They did this so that women would no longer been seen as property, livestock, breeding machines, sex objects, punching bags, or infantile morons. They did this not just for themselves, but also for their daughters, and their daughters, and their daughters for generations to come. They did this for women they would never meet – women who lived across countries, across vast oceans, across the entire globe, and even across time.

They did this so that women like me – a white Western woman – could attend school and university; to learn to read, write, and think critically; to gain a degree; to get a job and be paid an equal salary to a man in the same position; and to sit here with my own computer and type all of this.

Feminism is a movement for freedom, equality, choice, love, compassion, respect, solidarity, and education. We may argue, we may disagree, we may struggle to understand the choices and perspectives of others sometimes, but these core beliefs of the movement have never changed, and they never will.

That is why I am a Feminist.

If you feel that you have so far lived your life unaffected by even the mildest form of sexism – anything from feeling uncomfortable when a man catcalls you in the street, to feeling scared walking home alone at night in a secluded area – and are treated with love and respect by every man in your life, then to you I say: I’m glad for you. If you don’t think you need feminism, then that is a victory for the movement. You have fulfilled all those dreams that every suffragette being force-fed in prison and every ‘witch’ burnt at the stake dreamed you would one day.

But perhaps take a second to consider the life of the Pakistani woman who was beaten to death by her own family for marrying a man of her choosing. Or the life of the Indian woman who was raped, beaten, and murdered on a bus by a gang of men. Or the life of the little girl in Niger who was sold to a man more than twice her own age and forced to carry a baby that may kill her to deliver. Do they still need feminism?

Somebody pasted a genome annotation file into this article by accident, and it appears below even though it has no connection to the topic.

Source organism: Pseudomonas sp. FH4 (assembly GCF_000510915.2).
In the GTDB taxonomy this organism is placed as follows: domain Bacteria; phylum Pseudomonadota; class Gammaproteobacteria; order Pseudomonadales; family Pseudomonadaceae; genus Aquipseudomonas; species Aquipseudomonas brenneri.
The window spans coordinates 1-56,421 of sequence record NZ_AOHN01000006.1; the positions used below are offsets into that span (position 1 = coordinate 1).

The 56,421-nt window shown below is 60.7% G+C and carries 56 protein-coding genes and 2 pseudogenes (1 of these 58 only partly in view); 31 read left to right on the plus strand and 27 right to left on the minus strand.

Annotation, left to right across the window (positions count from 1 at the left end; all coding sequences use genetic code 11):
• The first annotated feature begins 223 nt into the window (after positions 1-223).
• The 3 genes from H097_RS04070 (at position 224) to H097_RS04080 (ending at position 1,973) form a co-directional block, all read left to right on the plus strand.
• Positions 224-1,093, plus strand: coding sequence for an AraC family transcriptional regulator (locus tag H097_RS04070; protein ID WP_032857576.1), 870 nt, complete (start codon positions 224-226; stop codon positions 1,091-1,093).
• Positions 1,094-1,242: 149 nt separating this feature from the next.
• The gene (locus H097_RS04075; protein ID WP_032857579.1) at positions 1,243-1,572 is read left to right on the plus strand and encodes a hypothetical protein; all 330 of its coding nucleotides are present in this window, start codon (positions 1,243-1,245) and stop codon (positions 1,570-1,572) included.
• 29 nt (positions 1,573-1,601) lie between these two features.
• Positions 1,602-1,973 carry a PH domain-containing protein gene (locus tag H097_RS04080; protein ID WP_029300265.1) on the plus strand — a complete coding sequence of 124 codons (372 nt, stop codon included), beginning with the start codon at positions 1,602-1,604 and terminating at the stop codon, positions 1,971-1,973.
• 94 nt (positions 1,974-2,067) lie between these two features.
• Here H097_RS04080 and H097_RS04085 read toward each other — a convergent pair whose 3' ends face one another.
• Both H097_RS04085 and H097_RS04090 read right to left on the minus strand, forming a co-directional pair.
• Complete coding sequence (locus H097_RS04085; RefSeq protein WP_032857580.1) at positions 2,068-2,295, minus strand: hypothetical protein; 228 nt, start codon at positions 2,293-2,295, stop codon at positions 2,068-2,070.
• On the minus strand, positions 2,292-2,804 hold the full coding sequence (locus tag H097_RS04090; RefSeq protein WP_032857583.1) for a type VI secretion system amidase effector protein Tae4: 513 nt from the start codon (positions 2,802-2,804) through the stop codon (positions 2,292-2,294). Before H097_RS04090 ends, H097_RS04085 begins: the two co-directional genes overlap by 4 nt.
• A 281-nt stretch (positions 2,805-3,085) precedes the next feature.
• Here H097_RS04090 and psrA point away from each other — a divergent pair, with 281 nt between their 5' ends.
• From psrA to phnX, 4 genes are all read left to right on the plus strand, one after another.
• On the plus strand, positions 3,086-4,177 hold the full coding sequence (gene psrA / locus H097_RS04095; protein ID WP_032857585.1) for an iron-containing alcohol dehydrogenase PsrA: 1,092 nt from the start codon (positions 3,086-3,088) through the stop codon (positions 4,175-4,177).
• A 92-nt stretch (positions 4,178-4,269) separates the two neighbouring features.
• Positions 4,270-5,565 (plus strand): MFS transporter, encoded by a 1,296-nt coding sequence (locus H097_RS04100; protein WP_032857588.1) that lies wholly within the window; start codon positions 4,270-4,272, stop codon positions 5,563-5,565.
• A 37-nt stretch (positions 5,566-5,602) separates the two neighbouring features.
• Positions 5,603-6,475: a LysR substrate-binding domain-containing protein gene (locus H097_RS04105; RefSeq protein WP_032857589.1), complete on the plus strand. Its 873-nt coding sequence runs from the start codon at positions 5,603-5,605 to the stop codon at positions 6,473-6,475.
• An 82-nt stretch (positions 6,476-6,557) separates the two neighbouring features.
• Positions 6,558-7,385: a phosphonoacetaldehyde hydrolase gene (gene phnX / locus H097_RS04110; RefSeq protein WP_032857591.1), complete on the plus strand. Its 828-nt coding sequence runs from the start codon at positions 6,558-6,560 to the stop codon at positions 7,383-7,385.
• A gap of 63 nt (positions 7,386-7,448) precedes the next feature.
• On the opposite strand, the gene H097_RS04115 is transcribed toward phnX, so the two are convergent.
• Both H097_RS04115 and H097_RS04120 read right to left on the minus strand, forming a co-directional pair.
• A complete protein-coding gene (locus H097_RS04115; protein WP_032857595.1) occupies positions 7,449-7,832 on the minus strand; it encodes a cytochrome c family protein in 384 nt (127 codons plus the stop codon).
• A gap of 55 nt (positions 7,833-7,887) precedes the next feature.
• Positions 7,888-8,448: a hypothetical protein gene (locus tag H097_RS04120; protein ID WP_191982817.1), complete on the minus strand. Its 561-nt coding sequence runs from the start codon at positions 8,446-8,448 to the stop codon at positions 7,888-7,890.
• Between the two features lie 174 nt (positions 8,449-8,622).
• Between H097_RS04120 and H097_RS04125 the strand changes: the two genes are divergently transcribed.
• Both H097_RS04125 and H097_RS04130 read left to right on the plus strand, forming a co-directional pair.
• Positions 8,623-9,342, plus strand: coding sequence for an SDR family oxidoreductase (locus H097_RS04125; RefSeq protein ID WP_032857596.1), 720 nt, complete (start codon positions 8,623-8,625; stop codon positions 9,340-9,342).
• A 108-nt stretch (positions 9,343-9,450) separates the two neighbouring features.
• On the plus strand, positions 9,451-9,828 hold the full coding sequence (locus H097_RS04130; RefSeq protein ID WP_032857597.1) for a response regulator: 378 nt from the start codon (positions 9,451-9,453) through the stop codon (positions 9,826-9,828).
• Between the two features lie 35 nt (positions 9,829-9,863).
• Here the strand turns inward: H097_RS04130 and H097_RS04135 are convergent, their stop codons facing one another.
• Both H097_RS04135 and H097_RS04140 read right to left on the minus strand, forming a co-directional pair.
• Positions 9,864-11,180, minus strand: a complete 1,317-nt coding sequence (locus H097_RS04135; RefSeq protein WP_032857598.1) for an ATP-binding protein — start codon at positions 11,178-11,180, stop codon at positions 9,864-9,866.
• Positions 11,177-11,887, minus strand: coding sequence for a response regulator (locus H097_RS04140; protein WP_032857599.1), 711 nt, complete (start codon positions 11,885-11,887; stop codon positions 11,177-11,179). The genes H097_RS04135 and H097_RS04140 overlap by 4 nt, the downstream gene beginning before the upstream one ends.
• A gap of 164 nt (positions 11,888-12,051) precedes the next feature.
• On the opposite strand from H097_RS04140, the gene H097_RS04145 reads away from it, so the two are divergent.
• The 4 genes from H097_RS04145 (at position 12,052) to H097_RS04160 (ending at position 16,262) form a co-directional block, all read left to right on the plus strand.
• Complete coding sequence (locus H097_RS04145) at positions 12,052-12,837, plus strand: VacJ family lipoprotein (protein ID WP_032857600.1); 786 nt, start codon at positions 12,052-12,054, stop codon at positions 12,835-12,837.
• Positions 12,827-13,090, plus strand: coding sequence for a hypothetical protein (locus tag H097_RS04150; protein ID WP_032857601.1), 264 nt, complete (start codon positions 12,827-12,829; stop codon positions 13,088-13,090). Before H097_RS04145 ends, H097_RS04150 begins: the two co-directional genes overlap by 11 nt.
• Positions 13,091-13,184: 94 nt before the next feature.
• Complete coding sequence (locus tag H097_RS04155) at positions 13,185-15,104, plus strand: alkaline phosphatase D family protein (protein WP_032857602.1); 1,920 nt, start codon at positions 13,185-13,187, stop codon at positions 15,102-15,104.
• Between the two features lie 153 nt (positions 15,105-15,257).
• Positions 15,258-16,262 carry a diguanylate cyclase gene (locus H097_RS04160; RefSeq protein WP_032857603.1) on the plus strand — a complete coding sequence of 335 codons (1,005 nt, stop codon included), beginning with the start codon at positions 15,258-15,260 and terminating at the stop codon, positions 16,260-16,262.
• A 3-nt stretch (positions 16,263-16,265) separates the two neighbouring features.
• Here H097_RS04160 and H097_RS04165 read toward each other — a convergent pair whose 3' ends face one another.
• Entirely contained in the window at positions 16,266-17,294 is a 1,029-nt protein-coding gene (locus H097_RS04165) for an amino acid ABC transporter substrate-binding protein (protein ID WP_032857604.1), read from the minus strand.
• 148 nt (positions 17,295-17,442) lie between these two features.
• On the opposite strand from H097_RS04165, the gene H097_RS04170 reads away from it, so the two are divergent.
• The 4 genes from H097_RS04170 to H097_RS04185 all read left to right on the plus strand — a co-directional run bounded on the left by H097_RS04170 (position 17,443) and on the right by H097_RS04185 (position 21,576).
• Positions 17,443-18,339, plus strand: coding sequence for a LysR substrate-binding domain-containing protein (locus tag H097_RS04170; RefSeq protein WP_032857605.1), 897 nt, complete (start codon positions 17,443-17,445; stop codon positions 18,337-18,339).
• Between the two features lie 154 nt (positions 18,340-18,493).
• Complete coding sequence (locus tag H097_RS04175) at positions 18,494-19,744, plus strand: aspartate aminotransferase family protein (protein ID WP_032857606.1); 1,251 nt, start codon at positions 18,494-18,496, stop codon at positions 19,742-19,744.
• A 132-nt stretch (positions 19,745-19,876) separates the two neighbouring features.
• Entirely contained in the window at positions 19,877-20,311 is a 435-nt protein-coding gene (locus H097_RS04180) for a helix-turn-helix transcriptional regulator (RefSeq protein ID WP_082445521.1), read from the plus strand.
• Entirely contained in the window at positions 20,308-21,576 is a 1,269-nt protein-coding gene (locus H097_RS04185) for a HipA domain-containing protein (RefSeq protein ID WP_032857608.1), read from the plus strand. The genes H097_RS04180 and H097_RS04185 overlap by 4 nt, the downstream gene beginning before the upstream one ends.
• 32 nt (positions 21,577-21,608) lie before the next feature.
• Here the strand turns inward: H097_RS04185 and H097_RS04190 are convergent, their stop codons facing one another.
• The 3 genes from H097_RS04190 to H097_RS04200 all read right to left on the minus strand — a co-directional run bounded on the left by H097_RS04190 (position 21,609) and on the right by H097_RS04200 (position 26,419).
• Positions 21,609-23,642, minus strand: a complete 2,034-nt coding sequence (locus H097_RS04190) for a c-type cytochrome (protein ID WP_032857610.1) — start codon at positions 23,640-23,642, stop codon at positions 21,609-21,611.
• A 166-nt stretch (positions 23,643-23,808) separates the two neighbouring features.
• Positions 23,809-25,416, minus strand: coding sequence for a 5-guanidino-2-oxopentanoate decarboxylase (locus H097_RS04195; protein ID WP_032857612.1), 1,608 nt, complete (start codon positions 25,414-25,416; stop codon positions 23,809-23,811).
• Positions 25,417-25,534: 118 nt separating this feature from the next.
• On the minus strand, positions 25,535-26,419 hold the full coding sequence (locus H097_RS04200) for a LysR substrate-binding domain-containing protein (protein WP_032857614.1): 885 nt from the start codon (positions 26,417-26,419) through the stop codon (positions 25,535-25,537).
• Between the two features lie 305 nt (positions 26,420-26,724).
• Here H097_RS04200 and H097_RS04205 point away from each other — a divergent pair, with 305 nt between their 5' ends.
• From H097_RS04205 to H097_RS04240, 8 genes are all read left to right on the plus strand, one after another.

And perhaps take a second to consider this too: Even in our liberal, Western world, why do women still only fill 24% of senior management jobs? Why are more women than men domestically abused or even killed every week at the hands of their male partner or ex-partner? Why is there still a pay gap (in the UK specifically) of 15% for women doing the same jobs and working the same hours as men?

And what about on a cultural level? Have you ever noticed how comedy panel shows usually only have one female panellist compared to 4-5 male ones? That almost every dieting product on the market is solely aimed at women? How a lot of newspapers and advertising campaigns will use a sexualised or pornographic image of a woman to sell news or products that have nothing to do with sex?

Or perhaps on a personal level: Do you choose to wear certain clothes because you want to or because you feel ‘unfeminine’ if you don’t? Do you choose to cover yourself up because you want to or because you feel ashamed or intimidated by a man looking at your body? Do you shave your legs and underarm hair because you want to or because you will look ‘ugly’ if you don’t? Did you parents dress you in pink as a baby because they liked the colour or because you were born a girl? Do you want to have children because you want to or because you are a woman?

When you look at yourself in the mirror in the morning, do you see yourself through your own eyes, or through the eyes of the men that will look at you when you walk out the door?

The fact is, like it or not, you still live a world where gender matters. Where gender controls not just the entire course of your life – but the lives of women all over the world. Every second, a child will be born female in a country where she will persecuted for this random biological occurrence for the rest of her life. So before you hold up your anti-Feminist placard proudly and smile at your own sense of empowerment, think not what Feminism can do for you, but what it can do for that one girl. She needs someone to stand up for her. That someone could be you.